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B.C. supreme court hears testimony in human smuggling case

Hundreds of passengers, Tamils fleeing Sri Lanka, slept on the deck of MV Sun Sea, seen here as it enters Canadian waters, as it took them from Thailand to Canada in 2010.

Master Corporal Angela Abbey/MCpl Angela Abbey Canadian Forces Comnat Camera

A man who travelled to Canada on a migrant ship six years ago says he paid $5,000 to board and was desperate to get on the boat.

Dhushandh Gandhi testified at a human-smuggling case in B.C. Supreme Court on Thursday.

Kunarobinson Christhurajah, Lesly Emmanuel, Nadarajah Mahendran and Thampeernayagam Rajaratnam have each been charged under the Immigration and Refugee Protection Act with organizing the trip. Their jury trial began last week in Vancouver.

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The MV Sun Sea docked in British Columbia in August, 2010, carrying 492 Sri Lankan Tamils – 380 men, 63 women and 49 children.

Mr. Gandhi told the court he paid $5,000 to secure his place on the cargo ship. He said he was to pay an additional $25,000 when he arrived in Canada, but has since never been asked to do so.

Mr. Gandhi said the minority Tamils in Sri Lanka were not treated properly and were exposed to racism on a daily basis.

The country's decades-long civil war came to an end in 2009, when the Liberation Tigers of Tamil Eelam were defeated by government forces.

"It was a terrible time to be a Tamil in Sri Lanka after 2009, not that it was good before, but it was even worse after," lawyer Sandy Ross, who is representing Mr. Emmanuel, suggested to Mr. Gandhi.

Mr. Gandhi agreed with that point, and another about how desperate Tamils were to get out of Sri Lanka because they believed their lives were at risk.

Mr. Gandhi testified he, too, was desperate to get on board the ship. He said he had been led to believe he would have a separate cabin on the vessel, but ultimately did not.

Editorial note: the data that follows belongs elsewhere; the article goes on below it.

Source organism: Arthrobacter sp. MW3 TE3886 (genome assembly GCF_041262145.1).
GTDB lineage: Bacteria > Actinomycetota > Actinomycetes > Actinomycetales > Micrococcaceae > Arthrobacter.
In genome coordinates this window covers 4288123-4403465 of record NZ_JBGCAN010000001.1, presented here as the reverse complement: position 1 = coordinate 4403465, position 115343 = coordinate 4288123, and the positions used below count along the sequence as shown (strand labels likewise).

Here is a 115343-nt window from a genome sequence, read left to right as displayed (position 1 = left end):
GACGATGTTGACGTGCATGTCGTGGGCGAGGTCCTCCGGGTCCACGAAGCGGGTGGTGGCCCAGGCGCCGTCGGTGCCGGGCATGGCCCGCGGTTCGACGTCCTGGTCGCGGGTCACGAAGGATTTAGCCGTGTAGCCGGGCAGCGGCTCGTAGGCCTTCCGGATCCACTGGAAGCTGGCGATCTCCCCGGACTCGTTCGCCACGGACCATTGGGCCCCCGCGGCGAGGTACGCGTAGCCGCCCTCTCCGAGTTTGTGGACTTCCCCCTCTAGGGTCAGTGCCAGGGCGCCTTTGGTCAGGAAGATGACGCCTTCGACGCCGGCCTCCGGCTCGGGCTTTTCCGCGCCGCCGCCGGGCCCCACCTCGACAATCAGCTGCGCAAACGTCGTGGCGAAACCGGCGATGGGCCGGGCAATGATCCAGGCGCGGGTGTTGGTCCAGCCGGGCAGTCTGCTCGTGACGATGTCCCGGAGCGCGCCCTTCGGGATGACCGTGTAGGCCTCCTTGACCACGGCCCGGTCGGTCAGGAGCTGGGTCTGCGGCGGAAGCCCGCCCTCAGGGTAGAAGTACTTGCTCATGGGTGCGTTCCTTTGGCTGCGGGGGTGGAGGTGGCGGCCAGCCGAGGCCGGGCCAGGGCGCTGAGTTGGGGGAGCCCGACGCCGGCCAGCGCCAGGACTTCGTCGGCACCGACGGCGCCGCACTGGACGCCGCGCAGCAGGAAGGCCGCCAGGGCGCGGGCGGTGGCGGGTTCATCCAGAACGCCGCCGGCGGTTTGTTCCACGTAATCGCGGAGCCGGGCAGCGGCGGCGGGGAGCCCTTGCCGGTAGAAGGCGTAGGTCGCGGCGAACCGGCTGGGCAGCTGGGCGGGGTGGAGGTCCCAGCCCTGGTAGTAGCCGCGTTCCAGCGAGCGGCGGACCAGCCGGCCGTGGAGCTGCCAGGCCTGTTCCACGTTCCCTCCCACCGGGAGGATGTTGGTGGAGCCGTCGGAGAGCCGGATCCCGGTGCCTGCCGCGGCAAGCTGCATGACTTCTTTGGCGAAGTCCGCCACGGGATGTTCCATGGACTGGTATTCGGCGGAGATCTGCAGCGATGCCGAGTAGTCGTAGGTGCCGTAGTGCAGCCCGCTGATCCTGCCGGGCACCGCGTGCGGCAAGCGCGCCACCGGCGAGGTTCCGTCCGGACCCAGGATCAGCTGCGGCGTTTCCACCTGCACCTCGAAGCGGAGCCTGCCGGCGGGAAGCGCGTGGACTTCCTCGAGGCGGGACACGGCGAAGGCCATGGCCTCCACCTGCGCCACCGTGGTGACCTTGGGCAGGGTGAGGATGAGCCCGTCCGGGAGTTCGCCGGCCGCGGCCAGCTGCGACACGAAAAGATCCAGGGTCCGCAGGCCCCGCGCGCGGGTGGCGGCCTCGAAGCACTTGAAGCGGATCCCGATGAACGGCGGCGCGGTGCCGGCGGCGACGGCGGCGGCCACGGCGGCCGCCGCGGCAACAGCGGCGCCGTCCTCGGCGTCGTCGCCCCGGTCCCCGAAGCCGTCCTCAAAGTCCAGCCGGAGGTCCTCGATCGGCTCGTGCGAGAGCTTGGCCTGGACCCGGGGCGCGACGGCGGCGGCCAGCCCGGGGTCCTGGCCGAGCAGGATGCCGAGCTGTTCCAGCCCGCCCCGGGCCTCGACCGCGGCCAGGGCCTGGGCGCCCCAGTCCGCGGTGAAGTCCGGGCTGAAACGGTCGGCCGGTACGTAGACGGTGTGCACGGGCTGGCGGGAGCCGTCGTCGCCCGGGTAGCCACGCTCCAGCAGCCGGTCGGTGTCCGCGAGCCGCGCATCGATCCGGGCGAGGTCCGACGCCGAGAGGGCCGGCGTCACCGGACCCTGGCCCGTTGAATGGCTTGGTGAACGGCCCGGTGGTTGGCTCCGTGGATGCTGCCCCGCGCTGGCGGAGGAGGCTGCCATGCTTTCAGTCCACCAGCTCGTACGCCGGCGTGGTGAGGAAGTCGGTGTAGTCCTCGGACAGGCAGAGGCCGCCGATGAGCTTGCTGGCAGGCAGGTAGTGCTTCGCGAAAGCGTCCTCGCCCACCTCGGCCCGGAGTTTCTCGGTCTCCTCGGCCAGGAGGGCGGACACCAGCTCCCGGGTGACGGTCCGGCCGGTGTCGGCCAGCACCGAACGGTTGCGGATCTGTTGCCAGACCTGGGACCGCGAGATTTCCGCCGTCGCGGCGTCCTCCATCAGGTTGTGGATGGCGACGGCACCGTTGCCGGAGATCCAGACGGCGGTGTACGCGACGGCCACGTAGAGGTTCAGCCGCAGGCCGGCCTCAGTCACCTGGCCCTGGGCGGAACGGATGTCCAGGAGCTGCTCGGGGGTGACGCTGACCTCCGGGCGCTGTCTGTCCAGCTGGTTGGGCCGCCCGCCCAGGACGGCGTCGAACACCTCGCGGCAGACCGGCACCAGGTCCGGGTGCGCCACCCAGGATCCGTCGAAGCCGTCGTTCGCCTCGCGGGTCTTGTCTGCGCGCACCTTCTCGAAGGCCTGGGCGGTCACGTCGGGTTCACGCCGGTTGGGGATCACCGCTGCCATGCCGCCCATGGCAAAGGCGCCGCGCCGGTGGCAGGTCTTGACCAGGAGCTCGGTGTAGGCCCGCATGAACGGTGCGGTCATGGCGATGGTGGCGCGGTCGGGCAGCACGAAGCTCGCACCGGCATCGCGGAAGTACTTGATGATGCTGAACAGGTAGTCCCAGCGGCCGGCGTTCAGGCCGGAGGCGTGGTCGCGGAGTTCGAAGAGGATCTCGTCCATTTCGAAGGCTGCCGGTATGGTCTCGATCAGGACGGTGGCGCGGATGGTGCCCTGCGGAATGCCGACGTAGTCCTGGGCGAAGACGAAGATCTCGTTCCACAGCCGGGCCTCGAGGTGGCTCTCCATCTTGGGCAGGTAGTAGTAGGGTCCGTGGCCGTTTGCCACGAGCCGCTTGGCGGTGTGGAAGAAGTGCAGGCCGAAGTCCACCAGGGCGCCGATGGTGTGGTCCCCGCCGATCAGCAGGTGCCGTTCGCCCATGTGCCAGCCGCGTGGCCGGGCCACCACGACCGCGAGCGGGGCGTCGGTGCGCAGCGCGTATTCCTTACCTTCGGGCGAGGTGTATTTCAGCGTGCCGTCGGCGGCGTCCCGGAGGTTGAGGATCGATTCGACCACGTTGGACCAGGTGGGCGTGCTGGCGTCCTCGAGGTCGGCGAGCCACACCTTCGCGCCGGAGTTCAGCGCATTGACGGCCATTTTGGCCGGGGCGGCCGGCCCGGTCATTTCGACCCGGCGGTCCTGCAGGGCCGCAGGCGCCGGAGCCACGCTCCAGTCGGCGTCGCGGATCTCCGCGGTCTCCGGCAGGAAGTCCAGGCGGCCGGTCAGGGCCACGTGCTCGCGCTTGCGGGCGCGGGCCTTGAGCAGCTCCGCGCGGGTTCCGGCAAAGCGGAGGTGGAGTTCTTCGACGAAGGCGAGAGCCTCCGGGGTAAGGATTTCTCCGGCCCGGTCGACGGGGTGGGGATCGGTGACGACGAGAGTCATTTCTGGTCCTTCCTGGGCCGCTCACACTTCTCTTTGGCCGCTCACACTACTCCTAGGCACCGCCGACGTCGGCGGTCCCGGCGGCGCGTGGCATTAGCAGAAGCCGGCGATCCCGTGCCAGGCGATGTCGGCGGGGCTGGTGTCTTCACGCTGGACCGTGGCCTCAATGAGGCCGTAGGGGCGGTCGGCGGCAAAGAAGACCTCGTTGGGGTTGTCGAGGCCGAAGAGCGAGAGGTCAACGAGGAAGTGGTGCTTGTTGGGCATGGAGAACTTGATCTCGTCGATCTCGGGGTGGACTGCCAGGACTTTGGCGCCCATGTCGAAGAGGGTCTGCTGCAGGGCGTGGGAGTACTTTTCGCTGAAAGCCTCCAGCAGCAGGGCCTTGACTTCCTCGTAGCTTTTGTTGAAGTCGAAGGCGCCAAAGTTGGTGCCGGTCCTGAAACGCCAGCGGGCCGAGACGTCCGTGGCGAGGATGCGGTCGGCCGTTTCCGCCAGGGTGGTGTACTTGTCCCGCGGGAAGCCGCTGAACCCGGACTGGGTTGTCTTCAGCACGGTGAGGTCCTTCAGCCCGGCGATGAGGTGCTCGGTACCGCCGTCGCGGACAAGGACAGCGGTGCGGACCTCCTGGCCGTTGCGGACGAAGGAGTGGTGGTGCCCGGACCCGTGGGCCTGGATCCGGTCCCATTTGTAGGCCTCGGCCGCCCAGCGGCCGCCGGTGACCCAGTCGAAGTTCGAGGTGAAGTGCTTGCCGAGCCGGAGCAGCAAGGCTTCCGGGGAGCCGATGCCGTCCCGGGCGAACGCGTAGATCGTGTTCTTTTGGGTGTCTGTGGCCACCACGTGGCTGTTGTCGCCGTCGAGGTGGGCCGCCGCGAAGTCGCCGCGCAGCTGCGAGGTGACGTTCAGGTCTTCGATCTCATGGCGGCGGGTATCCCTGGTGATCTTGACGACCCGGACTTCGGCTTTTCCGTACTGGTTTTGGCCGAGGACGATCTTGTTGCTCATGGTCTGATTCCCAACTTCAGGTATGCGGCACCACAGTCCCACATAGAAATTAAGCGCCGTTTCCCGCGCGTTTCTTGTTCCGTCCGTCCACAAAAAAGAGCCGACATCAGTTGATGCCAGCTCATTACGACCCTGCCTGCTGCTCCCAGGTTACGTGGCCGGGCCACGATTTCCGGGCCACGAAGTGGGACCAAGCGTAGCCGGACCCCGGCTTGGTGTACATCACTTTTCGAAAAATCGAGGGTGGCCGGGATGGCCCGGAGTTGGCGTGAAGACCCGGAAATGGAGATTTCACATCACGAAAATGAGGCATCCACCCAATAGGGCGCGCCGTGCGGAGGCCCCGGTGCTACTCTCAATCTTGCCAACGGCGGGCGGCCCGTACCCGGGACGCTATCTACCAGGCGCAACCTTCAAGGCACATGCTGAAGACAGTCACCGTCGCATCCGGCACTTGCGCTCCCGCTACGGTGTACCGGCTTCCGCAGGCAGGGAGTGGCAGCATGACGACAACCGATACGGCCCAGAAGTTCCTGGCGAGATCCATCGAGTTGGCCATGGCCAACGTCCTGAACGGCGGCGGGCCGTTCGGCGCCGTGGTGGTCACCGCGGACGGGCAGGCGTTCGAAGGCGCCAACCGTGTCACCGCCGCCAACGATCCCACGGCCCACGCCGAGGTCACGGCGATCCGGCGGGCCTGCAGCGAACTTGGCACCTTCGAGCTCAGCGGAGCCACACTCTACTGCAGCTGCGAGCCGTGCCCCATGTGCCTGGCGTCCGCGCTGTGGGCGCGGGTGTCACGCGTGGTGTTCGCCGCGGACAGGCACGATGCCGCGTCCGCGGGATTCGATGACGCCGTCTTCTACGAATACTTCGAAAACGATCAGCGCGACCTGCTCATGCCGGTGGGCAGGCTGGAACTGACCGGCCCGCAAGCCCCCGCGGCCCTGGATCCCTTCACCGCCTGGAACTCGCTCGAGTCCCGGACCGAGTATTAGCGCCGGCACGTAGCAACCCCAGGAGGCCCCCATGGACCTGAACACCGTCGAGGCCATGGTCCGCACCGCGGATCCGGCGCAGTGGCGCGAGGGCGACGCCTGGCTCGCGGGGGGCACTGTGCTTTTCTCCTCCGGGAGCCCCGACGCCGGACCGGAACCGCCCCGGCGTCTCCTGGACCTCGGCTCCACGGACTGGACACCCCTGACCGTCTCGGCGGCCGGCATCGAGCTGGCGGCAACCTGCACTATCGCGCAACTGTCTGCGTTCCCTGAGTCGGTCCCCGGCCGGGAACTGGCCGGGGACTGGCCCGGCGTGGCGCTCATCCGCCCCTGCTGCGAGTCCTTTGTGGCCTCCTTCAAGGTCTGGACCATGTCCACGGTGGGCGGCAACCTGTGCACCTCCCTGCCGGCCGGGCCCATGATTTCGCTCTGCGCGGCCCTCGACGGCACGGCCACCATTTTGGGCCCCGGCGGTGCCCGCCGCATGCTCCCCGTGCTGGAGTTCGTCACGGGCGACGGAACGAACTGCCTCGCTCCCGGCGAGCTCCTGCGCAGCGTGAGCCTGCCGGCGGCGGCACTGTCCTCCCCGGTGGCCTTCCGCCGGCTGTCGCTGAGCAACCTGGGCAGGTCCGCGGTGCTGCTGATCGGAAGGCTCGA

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The Crown, in opening its case last week, said the vessel's crew and persons of importance stayed above deck in living quarters that had cabins, a washroom and a kitchen. It said women passengers and children slept under tarps on the deck of the ship, while the male passengers slept on the floor below deck.

The Crown also said the vessel was designed to accommodate a maximum crew of 13 persons, adding that it was not constructed to transport large numbers of passengers and was not suited to making ocean voyages.

Mr. Gandhi said the trip was relatively smooth. However, the ship ran into engine trouble at one point and was stopped for three or four days until the crew got it running again.

The voyage took just over five weeks. The ship departed with 493 persons on board, but one passenger died on the way and was buried at sea.

The Crown has said some of the passengers were on the vessel for several months before it departed from Thailand in July, 2010.

Mr. Gandhi said those on board the ship had been eager to depart, at one point launching a revolt and banging on the captain's door.

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The MV Sun Sea was intercepted by Canadian authorities shortly after it entered this country's waters.

The Crown, in its opening statement, said none of the persons on board the MV Sun Sea had the required travel documents to legally enter Canada.

It has described Mr. Emmanuel as the boat's captain and said he was in charge of the vessel.

The Crown has said Mr. Christhurajah was a person of influence who rented apartments for some of the passengers in Thailand before the voyage began.

Mr. Mahendran and Mr. Rajaratnam were described by the Crown as agents who were not on board the ship but who helped make arrangements. Mr. Mahendran and Mr. Rajaratnam are Canadian citizens, the Crown said.

The trial continues Monday.

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